“Inspired” by the article by Iranian dissident Akbar Ganji in the current edition of NewsWeek on "Islamic Fascism", I want to point out something that every single commentator I have seen on this subject - from Ganji to Blair/Bush, and points in between - has failed to engage with. What exactly IS fascism?
Ganji, Blair and Bush engage in reductionist thinking akin to undergraduates the world over who unthinkingly trot (sic) out the word "fascist" as an insulting epithet for authoritarians and/or nationalists, but who seemingly have little historical understanding of what fascism actually is.
Whilst fascism lacks the ideological canon of what some regard as its philosophical twin, communism, there are definitions and characteristics available from original Italian "thinkers" and from the fascist parties in general of Europe in the 20s and 30s. The word "fasci" was borrowed from the undifferentiated sticks contained in the "tribute" paid to a Roman emperor. Hence the indistinguishable whole of a single nation united in reverence for Il Duce, the Reich Fuhrer, et al.
In the fascist thinking of Europeans - akin to communist party organisational thinking it is true - a single united, and of course highly centralised, single party would embody the mission and leadership of one people, one nation, and "revive" their faded glories, and seize absolute control of the state. Its methods and symbolism gave great importance to military and personal strength. In the Italian version under Mussolini it embodied corporatist anti capitalist thinking part borrowed from his Marxist background; in the German Workers Party (National Socialist) an ideological and personal divide on this issue showed that fascism lacked clarity on some key points. Furthermore, Mussolini did not lead an Italian Fascist Party that was initially obsessed with the Jews. Fascism in general in Europe however did embrace ideas of racial superiority as part of a nationalist creed of a people's revival under one true leader. Furthermore fascism's relationship to religion was often distrusting. Christianity was a cultural legacy of the Italian or German or Spanish nations of course. But the catholic (and in the case of Germany catholic and protestant) church in these countries were toughly policed and engaged with pragmatically. While not necessarily the enemy (far from it in the case of the Falange in Spain), the clerics were not ideological partners, much less sources for the leadership or the shock-troops of the fascist movement.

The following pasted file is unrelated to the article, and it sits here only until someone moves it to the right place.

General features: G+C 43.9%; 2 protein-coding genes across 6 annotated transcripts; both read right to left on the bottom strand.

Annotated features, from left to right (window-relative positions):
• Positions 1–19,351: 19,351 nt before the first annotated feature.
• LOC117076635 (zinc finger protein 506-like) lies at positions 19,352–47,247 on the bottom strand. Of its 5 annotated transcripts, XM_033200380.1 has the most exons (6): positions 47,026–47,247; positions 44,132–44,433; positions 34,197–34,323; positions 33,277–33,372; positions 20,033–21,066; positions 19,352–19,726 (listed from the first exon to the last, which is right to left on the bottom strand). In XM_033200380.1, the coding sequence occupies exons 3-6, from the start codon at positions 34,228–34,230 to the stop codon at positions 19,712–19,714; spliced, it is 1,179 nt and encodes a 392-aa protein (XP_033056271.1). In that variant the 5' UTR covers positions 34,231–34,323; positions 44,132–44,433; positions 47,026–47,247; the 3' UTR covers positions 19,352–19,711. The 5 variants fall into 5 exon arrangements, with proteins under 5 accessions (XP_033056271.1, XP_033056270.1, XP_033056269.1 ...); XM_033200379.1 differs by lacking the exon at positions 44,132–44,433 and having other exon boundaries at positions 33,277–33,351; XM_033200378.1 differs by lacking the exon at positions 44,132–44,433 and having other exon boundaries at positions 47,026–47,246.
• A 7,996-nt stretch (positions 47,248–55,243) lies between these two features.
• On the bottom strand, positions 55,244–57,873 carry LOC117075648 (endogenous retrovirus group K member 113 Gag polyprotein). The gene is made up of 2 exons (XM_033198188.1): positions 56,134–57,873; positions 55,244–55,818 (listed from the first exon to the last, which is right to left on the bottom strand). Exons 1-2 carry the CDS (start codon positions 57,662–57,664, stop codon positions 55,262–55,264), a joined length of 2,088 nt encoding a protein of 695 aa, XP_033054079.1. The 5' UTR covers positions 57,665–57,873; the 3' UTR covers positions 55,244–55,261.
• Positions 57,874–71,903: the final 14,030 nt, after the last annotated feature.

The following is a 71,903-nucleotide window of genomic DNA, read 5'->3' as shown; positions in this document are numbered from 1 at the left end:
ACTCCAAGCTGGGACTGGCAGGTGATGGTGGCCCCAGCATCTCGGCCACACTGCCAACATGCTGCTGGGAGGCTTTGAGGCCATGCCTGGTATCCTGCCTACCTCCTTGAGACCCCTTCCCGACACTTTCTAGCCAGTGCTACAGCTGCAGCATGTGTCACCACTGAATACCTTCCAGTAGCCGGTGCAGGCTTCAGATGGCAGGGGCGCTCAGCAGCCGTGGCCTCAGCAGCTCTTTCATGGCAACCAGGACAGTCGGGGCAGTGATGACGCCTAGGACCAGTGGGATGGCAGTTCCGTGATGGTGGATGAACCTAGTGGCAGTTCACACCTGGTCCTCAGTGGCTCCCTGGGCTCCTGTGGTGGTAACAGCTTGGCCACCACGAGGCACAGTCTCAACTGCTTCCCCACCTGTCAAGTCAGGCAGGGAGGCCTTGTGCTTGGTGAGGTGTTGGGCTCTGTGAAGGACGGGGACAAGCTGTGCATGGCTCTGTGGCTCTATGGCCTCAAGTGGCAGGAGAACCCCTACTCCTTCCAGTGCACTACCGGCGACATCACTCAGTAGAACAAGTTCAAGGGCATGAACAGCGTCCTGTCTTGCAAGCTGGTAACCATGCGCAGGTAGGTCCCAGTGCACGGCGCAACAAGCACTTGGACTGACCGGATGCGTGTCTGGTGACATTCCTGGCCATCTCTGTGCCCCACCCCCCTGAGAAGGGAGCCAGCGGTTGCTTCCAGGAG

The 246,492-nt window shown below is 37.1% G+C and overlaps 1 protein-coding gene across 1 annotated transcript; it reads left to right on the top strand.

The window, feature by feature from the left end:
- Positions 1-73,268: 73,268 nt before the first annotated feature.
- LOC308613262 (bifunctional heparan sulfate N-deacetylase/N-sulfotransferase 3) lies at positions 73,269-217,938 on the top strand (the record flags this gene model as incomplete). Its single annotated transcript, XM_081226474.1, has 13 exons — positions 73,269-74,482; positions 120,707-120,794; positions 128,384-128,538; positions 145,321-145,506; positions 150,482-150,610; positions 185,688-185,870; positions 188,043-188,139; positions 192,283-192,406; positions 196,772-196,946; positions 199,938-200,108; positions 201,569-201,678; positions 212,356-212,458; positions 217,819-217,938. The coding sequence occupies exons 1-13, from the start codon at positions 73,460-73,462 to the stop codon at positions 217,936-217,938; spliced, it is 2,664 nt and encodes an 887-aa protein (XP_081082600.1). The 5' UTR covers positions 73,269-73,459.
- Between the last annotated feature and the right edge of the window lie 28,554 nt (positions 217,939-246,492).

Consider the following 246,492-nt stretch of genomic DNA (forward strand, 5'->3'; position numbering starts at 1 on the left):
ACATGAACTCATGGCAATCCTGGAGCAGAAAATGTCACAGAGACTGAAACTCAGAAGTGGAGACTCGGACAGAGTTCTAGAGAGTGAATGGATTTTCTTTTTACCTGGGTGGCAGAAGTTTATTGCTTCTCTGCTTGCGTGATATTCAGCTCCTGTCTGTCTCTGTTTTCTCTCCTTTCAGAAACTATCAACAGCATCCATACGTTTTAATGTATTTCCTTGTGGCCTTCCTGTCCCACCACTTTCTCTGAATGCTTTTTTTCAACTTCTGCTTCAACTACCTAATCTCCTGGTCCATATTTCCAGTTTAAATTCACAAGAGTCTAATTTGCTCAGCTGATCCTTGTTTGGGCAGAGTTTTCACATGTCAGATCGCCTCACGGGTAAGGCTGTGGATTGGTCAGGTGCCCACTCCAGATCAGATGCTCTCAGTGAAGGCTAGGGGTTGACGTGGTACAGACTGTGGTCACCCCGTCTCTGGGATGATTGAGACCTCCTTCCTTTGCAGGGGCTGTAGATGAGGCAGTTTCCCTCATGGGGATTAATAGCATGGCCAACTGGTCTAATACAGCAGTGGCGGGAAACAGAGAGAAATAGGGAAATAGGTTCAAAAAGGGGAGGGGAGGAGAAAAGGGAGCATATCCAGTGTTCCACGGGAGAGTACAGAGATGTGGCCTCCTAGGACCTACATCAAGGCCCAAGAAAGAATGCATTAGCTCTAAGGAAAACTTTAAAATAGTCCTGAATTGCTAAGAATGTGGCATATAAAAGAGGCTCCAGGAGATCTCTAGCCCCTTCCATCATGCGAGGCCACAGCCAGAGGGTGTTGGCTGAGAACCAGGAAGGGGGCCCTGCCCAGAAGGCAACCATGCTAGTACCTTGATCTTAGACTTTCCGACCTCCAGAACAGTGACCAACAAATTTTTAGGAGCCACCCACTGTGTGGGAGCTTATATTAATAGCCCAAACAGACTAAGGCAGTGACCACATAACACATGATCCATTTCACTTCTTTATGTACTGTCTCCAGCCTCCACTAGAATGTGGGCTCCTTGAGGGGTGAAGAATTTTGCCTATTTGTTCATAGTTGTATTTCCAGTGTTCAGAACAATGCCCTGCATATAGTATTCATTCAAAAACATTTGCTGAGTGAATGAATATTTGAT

What we can gleam from this is that fascism is a totalitarian ideology that reveres and organises around a single "secular" leader and a single party, and is geared toward mass mobilisation behind national and, to some extent, ethnically pure objectives.
Does this remotely have anything to do with theories or idea of an Islamic umma (NOT a "watan" nor a "qawm") subject to clerical leadership and largely distrusting of political parties? How on earth does anything about the thinking of the current Iranian president equate with fascism when the Iranian political system and constitution that he upholds is made almost inchoate by differentiated power centres with key players far from purely Persian and unable by dint of ideology to clearly embrace Iranian nationalist language or purely national interests? Sure Hitler played to the aspirations of other nationalities outside of Europe as part of a strategic calculation, not least in the Middle East. But his ideological goals and identifiers were clear, and fascist. Sure the Muslim Brotherhood are organized a political parties and the movement’s Egyptian founder Hassan al-Banna found things of interest in Nazi Germany. However the Ikhwan are NOT Egyptian, Jordanian, Palestinian, Kuwaiti nationalists, even though their focus is largely on what used to be considered “artificial” national (“watan”) lines. What is fascist about the Islamist political concept, and supposedly governing model in Iran, the velayat-e-faqih ?